HiFive Unleashed Linux kernel port?


(Jim Straus) #1

Is the Linux Kernel port for the HiFive Unleashed publicly available? I have looked at


but I do not see a defconfig or device tree file that seems to correspond to the HiFive Unleashed.

We hope to build an OVP virtual platform of the board that can boot Linux, so just need to be able to build a kernel in order to get started.


(Jim Straus) #2

Thought I would update on what I have found on my own, for other’s reference:

I still have not found a HiFive Unleashed device tree file anywhere, but I have found there is a HiFIveUnleashed branch of the SiFive freedom-u-sdk repository here:

https://github.com/sifive/freedom-u-sdk/tree/hifive-unleashed

I have been able to build and run with this on an OVP virtual platform of the U54-MC Core Complex using a hand-coded device tree file.

We have ordered the HiFIve Unleashed early access board which should be delivered soon. Hoping to get the device tree for the full board from that once we have it.


(Palmer Dabbelt) #3

The master of freedom-u-sdk should boot on the HiFive Unleashed, that’s our primary target platform so it’s usually pretty solid. The device tree for the HiFive Unleashed is included in a memory on the board, but QEMU can emulate the FU540-C000 (and the corresponding device tree) so you should be able to find something in there.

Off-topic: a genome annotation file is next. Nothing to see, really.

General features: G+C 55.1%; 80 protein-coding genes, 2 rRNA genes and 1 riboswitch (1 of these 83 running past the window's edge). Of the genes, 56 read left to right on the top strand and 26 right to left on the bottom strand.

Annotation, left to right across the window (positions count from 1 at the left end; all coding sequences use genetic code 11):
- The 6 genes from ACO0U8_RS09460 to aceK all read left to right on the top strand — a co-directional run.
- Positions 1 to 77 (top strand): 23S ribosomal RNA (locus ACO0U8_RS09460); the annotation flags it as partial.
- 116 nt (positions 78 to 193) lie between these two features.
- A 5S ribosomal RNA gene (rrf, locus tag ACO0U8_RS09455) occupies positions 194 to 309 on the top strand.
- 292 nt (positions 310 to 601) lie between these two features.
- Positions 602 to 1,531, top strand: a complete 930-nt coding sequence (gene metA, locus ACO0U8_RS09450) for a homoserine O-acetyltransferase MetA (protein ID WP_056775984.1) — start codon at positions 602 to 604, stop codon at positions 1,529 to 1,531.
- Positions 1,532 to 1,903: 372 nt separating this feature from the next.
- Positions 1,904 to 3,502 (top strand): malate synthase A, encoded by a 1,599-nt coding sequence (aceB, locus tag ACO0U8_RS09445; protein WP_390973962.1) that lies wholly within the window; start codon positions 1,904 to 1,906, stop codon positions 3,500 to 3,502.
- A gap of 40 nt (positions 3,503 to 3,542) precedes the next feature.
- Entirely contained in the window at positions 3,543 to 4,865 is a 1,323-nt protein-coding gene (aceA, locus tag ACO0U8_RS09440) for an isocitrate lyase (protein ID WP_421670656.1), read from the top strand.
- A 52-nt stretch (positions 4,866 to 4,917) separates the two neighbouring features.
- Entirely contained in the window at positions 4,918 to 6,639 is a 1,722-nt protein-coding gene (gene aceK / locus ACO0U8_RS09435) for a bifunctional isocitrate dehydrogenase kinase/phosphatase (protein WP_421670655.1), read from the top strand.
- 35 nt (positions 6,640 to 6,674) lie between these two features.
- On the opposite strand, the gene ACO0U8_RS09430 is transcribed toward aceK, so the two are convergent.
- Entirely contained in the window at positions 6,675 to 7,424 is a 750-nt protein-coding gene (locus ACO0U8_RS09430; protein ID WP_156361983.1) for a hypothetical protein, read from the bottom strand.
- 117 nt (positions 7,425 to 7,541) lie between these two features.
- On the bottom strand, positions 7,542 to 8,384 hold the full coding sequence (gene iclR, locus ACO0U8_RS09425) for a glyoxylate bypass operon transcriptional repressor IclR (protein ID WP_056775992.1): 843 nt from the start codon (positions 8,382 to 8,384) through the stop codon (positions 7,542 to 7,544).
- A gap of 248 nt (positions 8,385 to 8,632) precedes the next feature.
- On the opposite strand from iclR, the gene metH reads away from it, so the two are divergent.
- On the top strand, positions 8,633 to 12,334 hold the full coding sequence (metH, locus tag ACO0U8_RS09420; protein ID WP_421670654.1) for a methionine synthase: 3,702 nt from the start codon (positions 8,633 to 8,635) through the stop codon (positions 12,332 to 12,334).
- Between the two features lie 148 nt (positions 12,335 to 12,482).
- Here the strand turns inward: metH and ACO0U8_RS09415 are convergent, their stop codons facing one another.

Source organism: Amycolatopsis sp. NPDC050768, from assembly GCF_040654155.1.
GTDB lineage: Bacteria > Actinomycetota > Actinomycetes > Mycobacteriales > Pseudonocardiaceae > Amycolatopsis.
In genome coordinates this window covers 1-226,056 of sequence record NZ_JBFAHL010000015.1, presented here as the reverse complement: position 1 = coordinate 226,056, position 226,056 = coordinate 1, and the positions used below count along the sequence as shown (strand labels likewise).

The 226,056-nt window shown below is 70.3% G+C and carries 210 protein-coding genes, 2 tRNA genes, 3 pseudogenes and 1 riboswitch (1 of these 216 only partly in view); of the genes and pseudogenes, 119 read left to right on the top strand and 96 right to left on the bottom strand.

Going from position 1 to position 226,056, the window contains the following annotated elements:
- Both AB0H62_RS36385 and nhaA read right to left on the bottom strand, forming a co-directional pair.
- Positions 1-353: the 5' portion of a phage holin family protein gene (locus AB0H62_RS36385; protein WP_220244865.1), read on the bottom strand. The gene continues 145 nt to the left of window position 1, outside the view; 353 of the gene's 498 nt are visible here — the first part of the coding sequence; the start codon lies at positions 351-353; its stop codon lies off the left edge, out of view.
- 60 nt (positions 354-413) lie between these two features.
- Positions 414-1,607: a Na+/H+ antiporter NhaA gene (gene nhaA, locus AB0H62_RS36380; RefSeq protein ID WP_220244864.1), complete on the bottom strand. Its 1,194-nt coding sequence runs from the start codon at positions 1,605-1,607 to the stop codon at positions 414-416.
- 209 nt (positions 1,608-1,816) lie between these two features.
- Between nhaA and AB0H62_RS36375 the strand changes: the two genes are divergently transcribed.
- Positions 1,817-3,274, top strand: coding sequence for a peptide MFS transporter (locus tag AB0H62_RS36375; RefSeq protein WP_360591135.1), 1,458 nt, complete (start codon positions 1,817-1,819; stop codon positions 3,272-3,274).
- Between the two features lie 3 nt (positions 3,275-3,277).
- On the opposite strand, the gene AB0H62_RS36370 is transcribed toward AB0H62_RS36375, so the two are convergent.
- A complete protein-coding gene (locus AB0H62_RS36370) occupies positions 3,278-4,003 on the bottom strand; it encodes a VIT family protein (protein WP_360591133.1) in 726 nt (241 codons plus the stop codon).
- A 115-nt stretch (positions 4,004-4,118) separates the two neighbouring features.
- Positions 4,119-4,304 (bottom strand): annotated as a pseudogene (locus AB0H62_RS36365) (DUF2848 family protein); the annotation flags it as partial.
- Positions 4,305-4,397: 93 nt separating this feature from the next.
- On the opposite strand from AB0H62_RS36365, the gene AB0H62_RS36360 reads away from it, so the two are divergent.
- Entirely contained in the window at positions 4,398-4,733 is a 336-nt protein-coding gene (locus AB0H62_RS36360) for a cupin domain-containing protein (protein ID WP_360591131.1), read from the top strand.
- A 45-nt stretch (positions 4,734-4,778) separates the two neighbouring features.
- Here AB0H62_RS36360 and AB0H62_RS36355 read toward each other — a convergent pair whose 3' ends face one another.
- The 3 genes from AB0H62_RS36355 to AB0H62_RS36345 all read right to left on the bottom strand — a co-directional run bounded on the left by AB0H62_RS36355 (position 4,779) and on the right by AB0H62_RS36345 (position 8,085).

(chengpeng0723) #4

Hi palmer,
I see that DTB are hard coded in the ROM on the boards, and also find the codes in qemu.


My question is I think some configurations maybe not good.
For example, the Timer which doesn’t have any node in the dts, so you don’t think it as a device? Just a part of CPU?
Is there anyway to change it to our own way?
Thanks!
BR,
Peng


(Wesley W. Terpstra) #5

We don’t actually use the DTB from the ROM. We are using a DTB embedded in the FSBL. Also, the RTC timer is described in the DTS in-so-far as it sets the timebase-frequency.